Now, I’ve read many a complaint about microtransactions and considered the pros and cons across some very valid points. Ones that include addiction, gambling and pay to win issues as well as ones that contend that most of the time these loot boxes or the transactions themselves aren’t forced on anyone. Either way, I think that part of the solution lies in changing the way we rationalize the purchase of our beloved medium.
I think we may have to pull ourselves away from the idea of video game purchases being the same as buying a DVD or a CD.
I think we may have to pull ourselves away from the idea of video game purchases being the same as buying a DVD or a CD. It’s an interactive medium and has grown to reflect that. Purchasing a game is more like buying a ticket to a movie theater or a ticket to a theme park. It may cost a set amount to go to a movie but you still have to buy concessions. You may pay 60-65 bucks to get into a Six Flags, you may even have a season pass but you still have to pay to play games in the park that give you a chance at prizes… Sound familiar? You don’t have to play those games at all. Even as the kid with the microphone taunts and pressures you, swearing that she can guess your age, asking “Don’t you want to win a prize for your daughter?”, you can still just ignore her all together. But why aren’t those games free when you already paid for admission?? For the same reason that Tess Everess asks you to come buy shaders from her booth in Destiny 2. If you are afraid to ride roller coasters or don’t like rides that spin, the price of entry doesn’t go down. Just like there’s no price cut for individuals who choose not to participate in Call of Duty multiplayer or the Crucible in Destiny. It’s there if you want to jump in but choosing not to is up to you. The business of “experiencial” entertainment has always been grounded in getting you to spend more money beyond the original barrier of entry.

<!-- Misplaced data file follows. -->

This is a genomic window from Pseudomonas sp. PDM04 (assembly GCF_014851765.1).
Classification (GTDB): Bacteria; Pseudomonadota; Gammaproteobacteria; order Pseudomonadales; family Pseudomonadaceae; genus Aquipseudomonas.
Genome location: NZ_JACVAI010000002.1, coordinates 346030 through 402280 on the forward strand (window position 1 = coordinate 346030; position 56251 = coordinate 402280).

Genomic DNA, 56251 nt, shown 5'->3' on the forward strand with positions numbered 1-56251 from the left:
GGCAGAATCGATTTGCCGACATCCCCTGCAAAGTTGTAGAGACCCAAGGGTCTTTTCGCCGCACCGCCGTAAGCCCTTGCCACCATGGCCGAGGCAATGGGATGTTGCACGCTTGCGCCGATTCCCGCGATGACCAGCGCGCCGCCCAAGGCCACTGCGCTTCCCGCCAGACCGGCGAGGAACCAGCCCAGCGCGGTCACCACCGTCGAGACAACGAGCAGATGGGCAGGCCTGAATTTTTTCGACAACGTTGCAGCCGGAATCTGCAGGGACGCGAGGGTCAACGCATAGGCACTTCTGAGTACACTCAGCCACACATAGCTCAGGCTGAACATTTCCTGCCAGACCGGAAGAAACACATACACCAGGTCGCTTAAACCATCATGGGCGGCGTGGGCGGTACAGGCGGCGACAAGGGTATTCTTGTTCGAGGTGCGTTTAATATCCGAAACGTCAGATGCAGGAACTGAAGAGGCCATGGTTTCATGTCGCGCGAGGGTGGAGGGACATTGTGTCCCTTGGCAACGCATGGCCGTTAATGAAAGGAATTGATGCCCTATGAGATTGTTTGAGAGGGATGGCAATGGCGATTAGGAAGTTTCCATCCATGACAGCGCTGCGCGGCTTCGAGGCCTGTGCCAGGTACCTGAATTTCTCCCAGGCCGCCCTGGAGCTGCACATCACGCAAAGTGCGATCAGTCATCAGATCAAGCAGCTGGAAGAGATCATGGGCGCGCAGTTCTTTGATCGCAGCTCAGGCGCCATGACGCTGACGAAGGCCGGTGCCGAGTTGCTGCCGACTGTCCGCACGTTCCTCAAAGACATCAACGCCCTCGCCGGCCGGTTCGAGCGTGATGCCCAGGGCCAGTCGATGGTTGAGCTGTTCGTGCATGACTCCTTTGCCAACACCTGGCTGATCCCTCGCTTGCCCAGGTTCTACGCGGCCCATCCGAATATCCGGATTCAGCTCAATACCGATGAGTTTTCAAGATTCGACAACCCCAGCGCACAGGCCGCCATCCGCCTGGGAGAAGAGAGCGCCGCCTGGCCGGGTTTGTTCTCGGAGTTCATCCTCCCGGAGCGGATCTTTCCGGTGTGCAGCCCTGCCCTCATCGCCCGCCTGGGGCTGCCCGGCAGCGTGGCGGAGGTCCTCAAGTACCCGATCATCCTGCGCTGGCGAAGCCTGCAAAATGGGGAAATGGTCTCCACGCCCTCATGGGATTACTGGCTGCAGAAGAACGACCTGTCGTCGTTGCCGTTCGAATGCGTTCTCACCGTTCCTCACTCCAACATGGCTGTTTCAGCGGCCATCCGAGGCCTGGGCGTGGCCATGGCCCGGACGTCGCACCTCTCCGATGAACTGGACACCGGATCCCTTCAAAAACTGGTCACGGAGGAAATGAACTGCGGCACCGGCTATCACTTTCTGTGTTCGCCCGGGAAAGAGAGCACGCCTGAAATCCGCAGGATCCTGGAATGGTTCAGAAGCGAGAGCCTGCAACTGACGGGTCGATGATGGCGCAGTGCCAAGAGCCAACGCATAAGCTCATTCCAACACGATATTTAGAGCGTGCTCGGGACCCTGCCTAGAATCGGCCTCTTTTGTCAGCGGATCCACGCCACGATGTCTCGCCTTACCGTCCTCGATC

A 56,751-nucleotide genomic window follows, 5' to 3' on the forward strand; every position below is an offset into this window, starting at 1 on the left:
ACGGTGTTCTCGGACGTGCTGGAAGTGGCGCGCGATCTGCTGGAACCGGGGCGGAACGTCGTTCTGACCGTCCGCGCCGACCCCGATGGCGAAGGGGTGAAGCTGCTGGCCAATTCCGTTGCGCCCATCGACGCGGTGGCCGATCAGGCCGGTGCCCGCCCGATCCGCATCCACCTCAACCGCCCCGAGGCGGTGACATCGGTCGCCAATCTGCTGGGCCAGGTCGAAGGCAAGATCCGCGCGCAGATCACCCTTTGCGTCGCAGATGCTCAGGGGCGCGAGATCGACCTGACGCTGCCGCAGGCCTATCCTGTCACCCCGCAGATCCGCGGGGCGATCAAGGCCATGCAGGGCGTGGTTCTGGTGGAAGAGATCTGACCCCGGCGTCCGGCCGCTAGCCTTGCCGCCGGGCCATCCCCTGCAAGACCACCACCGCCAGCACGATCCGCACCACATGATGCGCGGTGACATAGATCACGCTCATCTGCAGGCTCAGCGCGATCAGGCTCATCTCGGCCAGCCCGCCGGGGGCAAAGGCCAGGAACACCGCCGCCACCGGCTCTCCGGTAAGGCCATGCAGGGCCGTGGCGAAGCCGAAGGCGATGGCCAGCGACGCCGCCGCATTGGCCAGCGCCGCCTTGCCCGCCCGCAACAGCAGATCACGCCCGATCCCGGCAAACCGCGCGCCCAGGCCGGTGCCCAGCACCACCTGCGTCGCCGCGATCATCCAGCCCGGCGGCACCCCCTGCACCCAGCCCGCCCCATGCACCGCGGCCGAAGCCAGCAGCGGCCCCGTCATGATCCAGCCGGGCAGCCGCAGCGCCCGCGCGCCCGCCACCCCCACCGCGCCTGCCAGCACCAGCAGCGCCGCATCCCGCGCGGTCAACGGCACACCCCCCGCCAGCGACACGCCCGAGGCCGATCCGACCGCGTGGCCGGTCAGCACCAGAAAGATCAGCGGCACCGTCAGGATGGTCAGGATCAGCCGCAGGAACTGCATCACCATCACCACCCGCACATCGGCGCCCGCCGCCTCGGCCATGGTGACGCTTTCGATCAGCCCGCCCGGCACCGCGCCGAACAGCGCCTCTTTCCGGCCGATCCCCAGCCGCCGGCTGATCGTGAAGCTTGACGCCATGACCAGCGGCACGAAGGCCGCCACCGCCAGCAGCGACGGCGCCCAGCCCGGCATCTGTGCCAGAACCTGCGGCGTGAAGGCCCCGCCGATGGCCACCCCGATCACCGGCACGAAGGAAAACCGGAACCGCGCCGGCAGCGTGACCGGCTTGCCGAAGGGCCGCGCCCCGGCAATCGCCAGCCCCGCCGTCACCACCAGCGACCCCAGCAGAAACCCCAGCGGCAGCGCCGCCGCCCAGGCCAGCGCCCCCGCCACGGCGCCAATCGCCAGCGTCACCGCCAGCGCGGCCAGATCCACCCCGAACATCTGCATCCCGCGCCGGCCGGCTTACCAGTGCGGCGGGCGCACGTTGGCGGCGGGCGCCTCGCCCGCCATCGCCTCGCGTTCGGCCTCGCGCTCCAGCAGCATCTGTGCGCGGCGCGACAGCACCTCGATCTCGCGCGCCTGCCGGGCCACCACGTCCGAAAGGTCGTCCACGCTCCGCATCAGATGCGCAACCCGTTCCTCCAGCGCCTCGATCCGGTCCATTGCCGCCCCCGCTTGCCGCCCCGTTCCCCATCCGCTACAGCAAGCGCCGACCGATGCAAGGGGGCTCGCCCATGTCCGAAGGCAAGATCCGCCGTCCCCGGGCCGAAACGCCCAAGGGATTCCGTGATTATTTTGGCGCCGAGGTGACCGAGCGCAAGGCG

There is next to no profit in movie ticket sales. There hasn’t been for years. That’s why concessions are so important to them and partially why they are so expensive. There’s a need to keep the barrier of entry relatively low. That way people still pay for entry and may just buy some popcorn. When you go to a major concert venue there are stands selling T-shirts and even programs to an event you’ve already paid to attend. Both items designed to allow the purchaser to simply show and prove that they attended. Making additional purchases tied to experiential entertainment has been par for the course for as long as I can remember and certainly longer than video games have been around.
Maybe it’s time to consider Injustice 2 the concert event of the summer that costs $60 to enter and the additional characters as $100 VIP seating or backstage passes. The barrier of entry is the same for everyone and those that WANT a deeper experience can pay for it. This isn’t to say that companies aren’t robbing us of some experiences in order to push microtransatcions (I’m looking at you, Bungie!) or that we should simply lay down and accept these practices without question. It’s more of a way to shift our focus when looking at how a decades old business needs to change in order to continue to exist and our view needs to change with it. I personally feel better about this changing landscape that I love so much when looking at it from this perspective. It helps to make some sense of it all and that makes it just a little less infuriating.